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Cecil H. Coker

At Bell Telephone Laboratories (Murray Hill, N.J., U.S.) during the 1960’s, Cecil H. Coker focused primarily on researching articulatory speech synthesis. In 1973, (in collaboration with Noriko Umeda and Cathrine Browman) he developed one of the first software programs converting machine-readable text into speech (text-to-speech system). His discoveries played a key role in later technological advances in this field. For John Cage’s Variations V (1965), Coker designed photoelectric cells to provide lighting and randomly triggered sounds. The following year, he developed the integrated sound system for Robert Rauschenberg’s Linoleum. For 9 Evenings, he collaborated once again with Cage to integrate the photoelectric cells with the other technological components of Variations VII. Coker also made a substantial contribution to the development of the TEEM system and proposed the idea of the Proportional Control System (designed by Fred Waldhauer). Cecil H. Coker still works as an engineer with the Acoustic Research Department of AT&T Bell Telephone Laboratories (formerly Bell Telephone Laboratories).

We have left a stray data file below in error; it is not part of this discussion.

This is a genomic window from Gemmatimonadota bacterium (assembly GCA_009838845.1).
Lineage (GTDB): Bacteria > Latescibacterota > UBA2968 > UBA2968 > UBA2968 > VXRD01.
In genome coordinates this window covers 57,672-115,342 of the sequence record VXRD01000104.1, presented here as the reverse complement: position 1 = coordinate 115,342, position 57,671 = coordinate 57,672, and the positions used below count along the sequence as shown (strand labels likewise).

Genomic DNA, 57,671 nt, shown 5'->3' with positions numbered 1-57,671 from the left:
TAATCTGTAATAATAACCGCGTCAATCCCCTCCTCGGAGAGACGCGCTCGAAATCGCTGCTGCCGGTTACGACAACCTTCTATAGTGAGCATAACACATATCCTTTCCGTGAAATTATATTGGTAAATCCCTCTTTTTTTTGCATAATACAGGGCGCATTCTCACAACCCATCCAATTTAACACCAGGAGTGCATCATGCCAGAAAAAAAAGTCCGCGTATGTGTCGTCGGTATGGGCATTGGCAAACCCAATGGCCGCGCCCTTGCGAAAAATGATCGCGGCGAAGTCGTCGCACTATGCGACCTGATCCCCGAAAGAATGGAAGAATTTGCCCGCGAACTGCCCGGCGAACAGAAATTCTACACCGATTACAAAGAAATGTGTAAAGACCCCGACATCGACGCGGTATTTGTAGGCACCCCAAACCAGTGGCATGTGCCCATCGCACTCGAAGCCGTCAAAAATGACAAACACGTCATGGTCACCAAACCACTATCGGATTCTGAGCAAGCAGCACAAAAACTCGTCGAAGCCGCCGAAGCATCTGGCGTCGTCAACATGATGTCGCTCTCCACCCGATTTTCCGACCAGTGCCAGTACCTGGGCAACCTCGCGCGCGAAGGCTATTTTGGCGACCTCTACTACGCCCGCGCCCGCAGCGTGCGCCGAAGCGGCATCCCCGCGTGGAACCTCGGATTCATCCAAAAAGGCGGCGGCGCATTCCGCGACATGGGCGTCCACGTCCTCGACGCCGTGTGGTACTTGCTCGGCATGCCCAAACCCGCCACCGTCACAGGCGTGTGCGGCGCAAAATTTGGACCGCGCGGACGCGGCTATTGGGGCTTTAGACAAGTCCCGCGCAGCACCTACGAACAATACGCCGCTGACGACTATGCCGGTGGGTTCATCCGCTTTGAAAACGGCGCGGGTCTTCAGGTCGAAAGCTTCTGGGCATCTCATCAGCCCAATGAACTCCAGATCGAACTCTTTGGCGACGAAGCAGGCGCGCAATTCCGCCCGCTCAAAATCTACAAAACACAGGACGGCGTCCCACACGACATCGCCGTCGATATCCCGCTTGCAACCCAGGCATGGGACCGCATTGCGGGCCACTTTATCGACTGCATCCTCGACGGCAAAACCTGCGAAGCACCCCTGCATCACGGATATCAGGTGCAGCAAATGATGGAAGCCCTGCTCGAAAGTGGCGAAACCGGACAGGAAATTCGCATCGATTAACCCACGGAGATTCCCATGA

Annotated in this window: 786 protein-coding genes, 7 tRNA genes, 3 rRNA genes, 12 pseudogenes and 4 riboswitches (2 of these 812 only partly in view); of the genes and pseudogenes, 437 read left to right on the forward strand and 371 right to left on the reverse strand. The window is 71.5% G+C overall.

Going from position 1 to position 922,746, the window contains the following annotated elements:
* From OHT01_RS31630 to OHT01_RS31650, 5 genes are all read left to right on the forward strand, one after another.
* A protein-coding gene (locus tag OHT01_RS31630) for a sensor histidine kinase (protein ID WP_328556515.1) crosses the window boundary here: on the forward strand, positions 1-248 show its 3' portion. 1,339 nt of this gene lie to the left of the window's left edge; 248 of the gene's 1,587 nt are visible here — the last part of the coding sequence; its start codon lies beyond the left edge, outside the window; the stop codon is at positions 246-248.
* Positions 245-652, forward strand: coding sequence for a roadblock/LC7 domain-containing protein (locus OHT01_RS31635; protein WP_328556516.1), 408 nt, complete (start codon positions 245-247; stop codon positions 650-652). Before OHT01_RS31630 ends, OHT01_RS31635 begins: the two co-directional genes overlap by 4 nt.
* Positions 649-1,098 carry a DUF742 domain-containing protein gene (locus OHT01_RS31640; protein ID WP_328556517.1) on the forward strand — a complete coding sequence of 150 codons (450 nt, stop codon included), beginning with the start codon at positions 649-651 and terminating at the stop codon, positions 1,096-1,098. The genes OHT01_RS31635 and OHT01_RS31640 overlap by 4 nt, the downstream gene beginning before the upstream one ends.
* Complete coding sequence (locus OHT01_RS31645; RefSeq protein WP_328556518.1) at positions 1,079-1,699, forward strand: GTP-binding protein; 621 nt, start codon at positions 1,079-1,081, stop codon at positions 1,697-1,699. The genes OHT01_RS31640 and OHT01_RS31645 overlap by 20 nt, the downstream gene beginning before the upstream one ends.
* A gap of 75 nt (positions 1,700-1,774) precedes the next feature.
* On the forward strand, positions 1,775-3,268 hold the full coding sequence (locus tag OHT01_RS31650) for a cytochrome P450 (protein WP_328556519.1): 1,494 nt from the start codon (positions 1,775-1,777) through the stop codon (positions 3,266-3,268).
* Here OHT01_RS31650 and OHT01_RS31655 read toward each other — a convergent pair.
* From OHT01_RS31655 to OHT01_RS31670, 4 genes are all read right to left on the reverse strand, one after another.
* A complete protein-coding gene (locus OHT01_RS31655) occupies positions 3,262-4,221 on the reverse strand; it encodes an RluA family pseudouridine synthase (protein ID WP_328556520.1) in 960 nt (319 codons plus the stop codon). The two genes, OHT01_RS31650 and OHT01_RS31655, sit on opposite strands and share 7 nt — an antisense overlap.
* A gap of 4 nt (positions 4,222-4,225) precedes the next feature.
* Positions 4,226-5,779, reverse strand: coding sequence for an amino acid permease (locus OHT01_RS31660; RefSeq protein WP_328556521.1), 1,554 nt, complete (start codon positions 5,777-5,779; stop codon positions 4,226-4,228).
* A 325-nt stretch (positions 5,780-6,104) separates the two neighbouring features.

[Documents available in the collection about Cecil Coker...]

Vincent Bonin © 2006 FDL